Sunday, December 14, 2008

5020 and 6020 have a 3D Y/C comb filter

A Y/C comb filter separates the luma (Y) and the chroma (C) signals from a composite source such as laser disc or an OTA NTSC broadcast. Digital sources already have their luminance and color components separated but for analog composite sources, the video signal quality is highly dependent on the technology of the Y/C comb filter. Pioneer's documentation mentions that the Elite Kuro models have four settings of (Off / High / Mid / Low) for a video processing 3DYC feature. The documentation for the non-Elite Kuro mention that they have no 3DYC feature. So I decided to determine what type of Y/C comb filter Pioneer decided to put in the PDP-5020FD and PDP-6020FD Kuro plasma displays.

I did some testing with a couple of video test patterns, a Pioneer Elite CLD-99 laser disc player, and a Pioneer Kuro PDP-6020FD plasma display. In the late 90's the CLD-99 laser disc player was the first consumer electronics device to have a 3D Y/C comb filter. It was based on a digital 3 line comb filter design and it added a digital frame buffer to compare with the previous frame. This added time as a dimension, hence the 3D label. It was amazing new technology that was expensive, and it was only in the CLD-99. A couple years later 3D Y/C comb filters became more common place and were introduced in some higher-end RPTV's.

The S-video port of the CLD-99 laser disc player uses the 3D Y/C comb filter while the composite port has the combined Y/C signal straight from the optical disc which means that the comb filter in the display is used. This allowed for the comparison of the CLD-99's 3D Y/C comb filter to the comb filter in the non-Elite Kuro.

Static Test
First a color bar test pattern from a laser disc was viewed. The sharp transitions between the different colors is a good test of the separation quality of a Y/C comb filter. Lessor comb filters have an active noise shimmering-like effect between the colors. A 3D Y/C comb filter stabilizes the shimmering but it does have some video artifacts. On a PDP-6020FD display the CLD-99 S-video output looked about the same as the composite output.

Motion Test
For the second test the Snell & Wilcox zone plate from a laser disc was viewed. The zone plate has a fresnel ball that bounces around the middle square section. This motion causes all sorts of problems for Y/C comb filters and the result is chroma flashing. The zone plate also has a couple boxes with vertical and diagonal lines near the top that tend to have a lot of chroma noise with non 3D Y/C comb filters. The comparison of the S-video and the composite signals showed roughly the same image. The CLD-99 had slightly less flashing chroma noise with the moving ball than the Kuro did. The static vertical and diagonal lines in the boxes had slightly less luma noise with the Kuro but increasing the 3DYC slider control from the default value with the CLD-99 equaled and then improved that noise aspect.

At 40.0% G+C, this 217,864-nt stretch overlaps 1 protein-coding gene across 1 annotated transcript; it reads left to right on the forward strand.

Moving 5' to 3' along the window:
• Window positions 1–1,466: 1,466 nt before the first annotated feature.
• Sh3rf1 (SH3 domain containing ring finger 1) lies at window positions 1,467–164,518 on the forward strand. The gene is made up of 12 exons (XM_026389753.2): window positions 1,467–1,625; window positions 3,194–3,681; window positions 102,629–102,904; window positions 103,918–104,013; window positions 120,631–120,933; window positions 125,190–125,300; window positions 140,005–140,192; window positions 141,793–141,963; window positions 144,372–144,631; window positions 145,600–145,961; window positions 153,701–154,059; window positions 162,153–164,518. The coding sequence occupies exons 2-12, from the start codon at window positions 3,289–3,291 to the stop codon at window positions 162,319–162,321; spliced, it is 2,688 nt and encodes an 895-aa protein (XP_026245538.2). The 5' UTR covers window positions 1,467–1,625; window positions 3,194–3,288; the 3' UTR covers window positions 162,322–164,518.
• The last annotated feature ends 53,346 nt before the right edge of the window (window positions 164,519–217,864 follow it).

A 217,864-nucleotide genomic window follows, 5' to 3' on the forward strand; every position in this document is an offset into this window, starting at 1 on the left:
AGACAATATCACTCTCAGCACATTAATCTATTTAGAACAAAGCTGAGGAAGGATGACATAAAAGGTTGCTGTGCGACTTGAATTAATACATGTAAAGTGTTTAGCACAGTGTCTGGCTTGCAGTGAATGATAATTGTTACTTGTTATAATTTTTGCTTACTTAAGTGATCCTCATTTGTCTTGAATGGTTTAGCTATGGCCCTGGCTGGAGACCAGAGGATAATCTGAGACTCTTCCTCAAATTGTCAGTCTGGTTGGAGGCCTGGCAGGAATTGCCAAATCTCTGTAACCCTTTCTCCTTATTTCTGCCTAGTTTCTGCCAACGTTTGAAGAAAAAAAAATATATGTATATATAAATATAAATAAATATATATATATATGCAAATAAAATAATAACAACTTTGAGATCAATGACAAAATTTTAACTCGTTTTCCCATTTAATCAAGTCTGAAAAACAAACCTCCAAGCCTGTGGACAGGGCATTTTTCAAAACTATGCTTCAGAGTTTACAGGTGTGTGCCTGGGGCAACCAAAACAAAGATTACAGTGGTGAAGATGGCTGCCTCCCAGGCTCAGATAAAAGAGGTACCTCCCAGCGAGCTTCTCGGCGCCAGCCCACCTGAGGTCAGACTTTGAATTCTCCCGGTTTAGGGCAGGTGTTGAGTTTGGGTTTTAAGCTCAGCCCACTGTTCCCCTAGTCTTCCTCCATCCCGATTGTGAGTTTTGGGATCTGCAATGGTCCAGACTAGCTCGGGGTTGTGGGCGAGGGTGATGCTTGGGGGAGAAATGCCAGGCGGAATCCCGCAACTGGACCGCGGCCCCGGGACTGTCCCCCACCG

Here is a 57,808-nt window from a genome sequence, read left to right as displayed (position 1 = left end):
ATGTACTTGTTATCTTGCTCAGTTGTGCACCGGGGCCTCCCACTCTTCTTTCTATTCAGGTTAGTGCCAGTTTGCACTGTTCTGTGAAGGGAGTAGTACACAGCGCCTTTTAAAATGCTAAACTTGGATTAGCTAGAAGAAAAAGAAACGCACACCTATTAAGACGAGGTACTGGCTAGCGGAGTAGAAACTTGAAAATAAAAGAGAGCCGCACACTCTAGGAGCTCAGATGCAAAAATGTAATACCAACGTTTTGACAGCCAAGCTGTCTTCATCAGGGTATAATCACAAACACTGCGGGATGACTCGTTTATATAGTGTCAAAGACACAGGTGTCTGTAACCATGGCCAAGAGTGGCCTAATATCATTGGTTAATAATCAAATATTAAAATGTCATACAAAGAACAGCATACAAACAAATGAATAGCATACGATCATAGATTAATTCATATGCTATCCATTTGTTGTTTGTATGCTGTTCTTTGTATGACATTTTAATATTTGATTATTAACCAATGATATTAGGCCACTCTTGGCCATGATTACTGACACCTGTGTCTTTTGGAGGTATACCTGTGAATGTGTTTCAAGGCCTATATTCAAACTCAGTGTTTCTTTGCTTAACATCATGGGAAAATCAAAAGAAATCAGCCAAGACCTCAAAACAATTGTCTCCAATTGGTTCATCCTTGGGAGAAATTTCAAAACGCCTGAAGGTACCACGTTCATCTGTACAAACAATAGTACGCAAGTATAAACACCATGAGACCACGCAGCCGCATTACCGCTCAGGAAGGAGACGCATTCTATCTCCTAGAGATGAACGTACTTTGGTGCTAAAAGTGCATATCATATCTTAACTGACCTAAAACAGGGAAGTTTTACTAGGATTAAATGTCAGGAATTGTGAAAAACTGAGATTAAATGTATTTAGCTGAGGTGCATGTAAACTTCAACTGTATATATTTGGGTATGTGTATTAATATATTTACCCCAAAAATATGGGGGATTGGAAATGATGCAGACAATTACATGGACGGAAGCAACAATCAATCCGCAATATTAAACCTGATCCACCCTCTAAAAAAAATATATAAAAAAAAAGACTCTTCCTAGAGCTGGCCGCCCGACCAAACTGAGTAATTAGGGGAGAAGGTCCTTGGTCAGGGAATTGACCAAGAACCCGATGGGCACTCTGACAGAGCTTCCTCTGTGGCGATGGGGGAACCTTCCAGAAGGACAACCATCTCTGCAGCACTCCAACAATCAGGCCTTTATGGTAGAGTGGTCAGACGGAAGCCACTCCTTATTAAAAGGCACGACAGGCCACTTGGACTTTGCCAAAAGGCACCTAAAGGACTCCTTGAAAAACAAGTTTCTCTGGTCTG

The performance of the comb filter in the PDP-6020FD roughly equaled that of the 3D Y/C comb filter in the Pioneer CLD-99 laser disc player. So Pioneer's specifications are incorrect, the PDP-5020FD and PDP-6020FD both have 3D Y/C comb filters. The non-Elite Kuro just lack 3DYC configuration controls.

The CLD-99 had a slightly better Y/C separation than the Kuro but the results were close. This advantage is probably due the CLD-99 being optimized for the laser disc formats 425 lines of resolution while the Kuro's 3D Y/C comb filter is designed to work well with a resolution range from VHS (220 lines) to D1 (480 lines).

The Kuro's 3D Y/C comb filter default also have a bit more Y and C noise reduction (NR) than the standard default in the CLD-99 player. The CLD-99 standard default setting is 50% for Y NR, C NR, 3DYC, and Sharpness controls. Increasing the CLD-99 players Y NR, C NR, and 3DYC settings by a couple ticks to about 75% equaled the image effect of the Kuro's default. It is unknown if this is equal to the 3DYC Med or the High setting of an Elite Kuro display.